Hot Take: Another movie where Asa Butterfield’s performance is better than the movie he’s in.
A few days ago, I reviewed xXx: The Return of Xander Cage. The secret to enjoying it, in my opinion, was to watch it without thinking. That’s easy to do with an action film. The same approach can be taken for The Space Between Us. The only difference is, while it’s easy to sell the idea of watching a Vin Diesel action flick without putting your brain into third gear, it’s a little harder to do the same watching a Sci-Fi drama featuring a “teen” romance that gets a little racy (don’t worry, though, the actors playing the teens are 19 and 27, so it’s not as inappropriate as it feels) and enough bad science to make the Trump administration give a standing ovation.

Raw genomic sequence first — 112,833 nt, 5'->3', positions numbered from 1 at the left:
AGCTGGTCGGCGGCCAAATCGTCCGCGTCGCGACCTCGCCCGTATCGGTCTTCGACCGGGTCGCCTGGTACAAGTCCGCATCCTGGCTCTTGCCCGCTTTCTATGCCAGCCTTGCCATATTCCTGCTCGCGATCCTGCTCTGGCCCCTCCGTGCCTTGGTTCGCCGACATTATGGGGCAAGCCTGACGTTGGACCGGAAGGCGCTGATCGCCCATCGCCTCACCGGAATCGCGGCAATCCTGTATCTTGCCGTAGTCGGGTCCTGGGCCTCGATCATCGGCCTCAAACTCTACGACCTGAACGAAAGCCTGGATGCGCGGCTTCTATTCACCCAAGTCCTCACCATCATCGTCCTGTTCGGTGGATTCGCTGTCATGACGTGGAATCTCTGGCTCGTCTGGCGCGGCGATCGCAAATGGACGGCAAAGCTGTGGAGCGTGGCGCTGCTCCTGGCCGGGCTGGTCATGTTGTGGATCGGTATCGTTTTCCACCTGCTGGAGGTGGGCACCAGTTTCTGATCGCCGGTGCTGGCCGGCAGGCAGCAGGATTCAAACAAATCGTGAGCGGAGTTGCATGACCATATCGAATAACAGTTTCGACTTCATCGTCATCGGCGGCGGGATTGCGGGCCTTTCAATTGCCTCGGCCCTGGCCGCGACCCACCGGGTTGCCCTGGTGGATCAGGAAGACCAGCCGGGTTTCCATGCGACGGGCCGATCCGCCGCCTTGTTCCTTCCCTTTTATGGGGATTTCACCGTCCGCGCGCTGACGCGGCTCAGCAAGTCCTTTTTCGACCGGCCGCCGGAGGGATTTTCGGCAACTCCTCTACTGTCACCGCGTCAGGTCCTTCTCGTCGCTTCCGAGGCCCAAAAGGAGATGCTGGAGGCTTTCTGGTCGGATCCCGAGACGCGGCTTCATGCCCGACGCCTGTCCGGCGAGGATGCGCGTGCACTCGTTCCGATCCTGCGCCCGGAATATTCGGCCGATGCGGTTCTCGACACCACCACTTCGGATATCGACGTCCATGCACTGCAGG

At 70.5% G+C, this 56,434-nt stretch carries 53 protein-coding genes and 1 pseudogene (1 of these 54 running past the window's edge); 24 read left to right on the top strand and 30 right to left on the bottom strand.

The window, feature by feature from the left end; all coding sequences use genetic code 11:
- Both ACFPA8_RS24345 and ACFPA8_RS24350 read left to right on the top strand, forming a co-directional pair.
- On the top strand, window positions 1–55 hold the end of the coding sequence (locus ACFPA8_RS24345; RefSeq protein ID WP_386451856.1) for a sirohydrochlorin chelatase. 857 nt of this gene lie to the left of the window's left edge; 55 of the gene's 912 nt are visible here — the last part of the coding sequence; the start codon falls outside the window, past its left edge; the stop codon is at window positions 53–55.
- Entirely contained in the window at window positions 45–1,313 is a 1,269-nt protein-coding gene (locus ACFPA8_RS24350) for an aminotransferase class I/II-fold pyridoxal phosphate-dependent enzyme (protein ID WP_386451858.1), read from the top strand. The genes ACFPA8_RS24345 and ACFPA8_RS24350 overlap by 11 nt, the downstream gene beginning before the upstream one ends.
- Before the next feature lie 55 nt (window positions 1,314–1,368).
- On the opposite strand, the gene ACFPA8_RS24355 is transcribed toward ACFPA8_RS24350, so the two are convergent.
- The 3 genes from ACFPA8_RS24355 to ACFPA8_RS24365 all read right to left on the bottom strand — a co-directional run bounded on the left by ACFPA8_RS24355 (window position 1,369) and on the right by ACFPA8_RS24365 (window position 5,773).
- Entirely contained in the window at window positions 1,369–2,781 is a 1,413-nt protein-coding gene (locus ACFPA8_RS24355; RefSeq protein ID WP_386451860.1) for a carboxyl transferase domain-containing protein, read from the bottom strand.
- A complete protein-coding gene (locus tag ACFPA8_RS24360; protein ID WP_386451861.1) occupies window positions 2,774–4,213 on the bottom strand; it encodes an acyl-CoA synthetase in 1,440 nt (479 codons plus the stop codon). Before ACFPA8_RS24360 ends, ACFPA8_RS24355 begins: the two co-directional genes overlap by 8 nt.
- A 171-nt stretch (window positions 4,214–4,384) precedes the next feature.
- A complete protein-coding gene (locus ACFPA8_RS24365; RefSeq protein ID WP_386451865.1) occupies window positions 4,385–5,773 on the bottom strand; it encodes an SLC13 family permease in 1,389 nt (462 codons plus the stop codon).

While I didn’t hate The Space Between Us (and you’re going to think I did after reading this review), it’s hard to be enthusiastic about it. It’s unfair to criticize movies that don’t resonate strongly by saying they are unoriginal or bad copies of better films. Most films these days are unoriginal and there’s almost always something better. However, there’s a difference having an unoriginal premise or ripping off a few things from better movies and what happens with The Space Between Us. The main characters — Gardner (Asa Butterfield), a boy who was born on Mars in secrecy and gets surgically enhanced enough to come to Earth and Tulsa (Britt Robertson), a foster kid with trust issues and an absentee foster parent — are a Molotov cocktail of other films. There’s a little bit of Rebel Without A Cause in Tulsa. There’s a little bit of E.T., Big and Starman in Gardner. Let’s sum up some of the tired clichés. Gardner’s mom died in child birth on Mars and an Astronaut Kendra (Carla Gugino) has assumed the role of parent. Gardner knows it. She knows it. The pair dance around the issue frequently and every time Gardner gets moody he makes sure to remind Kendra that she isn’t his mother. Tulsa walks in on her drunk foster dad who should be at work. Being ultra-responsible, she drags him out of his alcohol-induced sleep and gets him to his crop dusting plane.